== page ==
Initially polls showed a majority supporting health care reform. After the insurance industry and the Republican Party launched a massive misinformation campaign the polls became more difficult to evaluate. Polls would generally show a small majority opposing health care reform. When the polls broke down the reasons for opposing the bill they often showed that nearly as many people opposed the the bill feeling it did not do enough as believed it did too much.
Often polls showed a majority saying they opposed the health care reform bill while majorities supported the individual components of the bill. A majority even supported the public option which is not currently in the bill. Polls also showed that if the legislation was explained, support for the bill would jump by twenty percent.
Having Barack Obama campaign for health care reform has often resulted in bumps in support and we may be seeing this again. An Economist/YouGov poll shows that a majority once again supports health care reform while only 4 percent support doing nothing to change the current health care system:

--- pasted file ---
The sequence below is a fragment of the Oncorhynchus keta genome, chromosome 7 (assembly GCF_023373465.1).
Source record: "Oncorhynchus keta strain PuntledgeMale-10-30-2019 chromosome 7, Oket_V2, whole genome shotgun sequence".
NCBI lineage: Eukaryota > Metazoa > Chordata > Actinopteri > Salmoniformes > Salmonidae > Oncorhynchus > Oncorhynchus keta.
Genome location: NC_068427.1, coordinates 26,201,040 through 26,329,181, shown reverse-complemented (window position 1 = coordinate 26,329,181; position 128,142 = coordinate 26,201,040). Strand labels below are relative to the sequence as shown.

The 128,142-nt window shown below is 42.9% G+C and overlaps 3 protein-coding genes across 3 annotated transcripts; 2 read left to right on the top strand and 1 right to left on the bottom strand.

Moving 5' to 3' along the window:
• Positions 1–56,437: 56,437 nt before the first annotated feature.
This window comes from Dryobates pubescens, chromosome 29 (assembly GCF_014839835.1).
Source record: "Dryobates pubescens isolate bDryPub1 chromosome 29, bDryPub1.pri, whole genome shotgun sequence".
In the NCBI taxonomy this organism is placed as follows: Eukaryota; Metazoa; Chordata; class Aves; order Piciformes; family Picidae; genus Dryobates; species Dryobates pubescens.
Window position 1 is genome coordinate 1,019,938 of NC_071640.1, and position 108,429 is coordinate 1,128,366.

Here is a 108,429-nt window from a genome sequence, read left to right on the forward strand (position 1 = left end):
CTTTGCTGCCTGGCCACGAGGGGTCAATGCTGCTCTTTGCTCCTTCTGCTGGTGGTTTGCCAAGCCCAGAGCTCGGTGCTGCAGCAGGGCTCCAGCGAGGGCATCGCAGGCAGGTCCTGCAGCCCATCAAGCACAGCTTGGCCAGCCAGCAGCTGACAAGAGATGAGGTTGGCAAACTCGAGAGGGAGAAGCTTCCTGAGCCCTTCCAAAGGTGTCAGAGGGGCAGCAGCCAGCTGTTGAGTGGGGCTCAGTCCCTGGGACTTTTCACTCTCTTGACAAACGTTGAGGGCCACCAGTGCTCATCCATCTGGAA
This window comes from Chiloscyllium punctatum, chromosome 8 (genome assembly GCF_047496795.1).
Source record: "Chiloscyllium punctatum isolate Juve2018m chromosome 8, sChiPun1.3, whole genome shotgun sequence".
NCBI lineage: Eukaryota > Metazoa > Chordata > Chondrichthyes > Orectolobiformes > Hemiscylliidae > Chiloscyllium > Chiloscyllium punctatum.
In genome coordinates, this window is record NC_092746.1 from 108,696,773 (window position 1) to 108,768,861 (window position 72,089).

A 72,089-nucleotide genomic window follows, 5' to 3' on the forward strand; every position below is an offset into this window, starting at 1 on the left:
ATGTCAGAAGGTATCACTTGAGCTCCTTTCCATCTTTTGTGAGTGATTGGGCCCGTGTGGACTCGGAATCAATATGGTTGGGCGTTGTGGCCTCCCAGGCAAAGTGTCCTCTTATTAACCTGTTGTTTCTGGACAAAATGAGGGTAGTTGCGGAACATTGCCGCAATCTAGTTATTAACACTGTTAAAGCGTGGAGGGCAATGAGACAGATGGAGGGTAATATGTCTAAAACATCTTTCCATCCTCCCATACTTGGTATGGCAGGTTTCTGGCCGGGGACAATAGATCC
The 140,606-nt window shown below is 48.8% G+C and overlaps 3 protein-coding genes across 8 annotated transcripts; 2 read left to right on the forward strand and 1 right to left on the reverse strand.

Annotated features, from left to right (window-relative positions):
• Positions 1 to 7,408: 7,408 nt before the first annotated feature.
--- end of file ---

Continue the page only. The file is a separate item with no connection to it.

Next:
• Barack Obama’s effort to breathe new life into the health care reform debate by hosting a bipartisan summit of Congressional leaders last week may have been modestly successful. There is a small margin of support for the health care reform proposals put forth by the Obama Administration, with 53% supporting them and 47% opposing.
• Americans agree that health-care reform is an important priority. Only 4% would prefer no change in the current health-care system and 12% are unsure of the best course of action. But opinion is split among the remaining 84% between adopting a comprehensive health-care reform bill (43% favor this option), or making a few changes to the current health care system (41% support this). While taking no action on health care is not an option for most Americans, three-quarters believe that the health-care system can be reformed without spending more money to do it.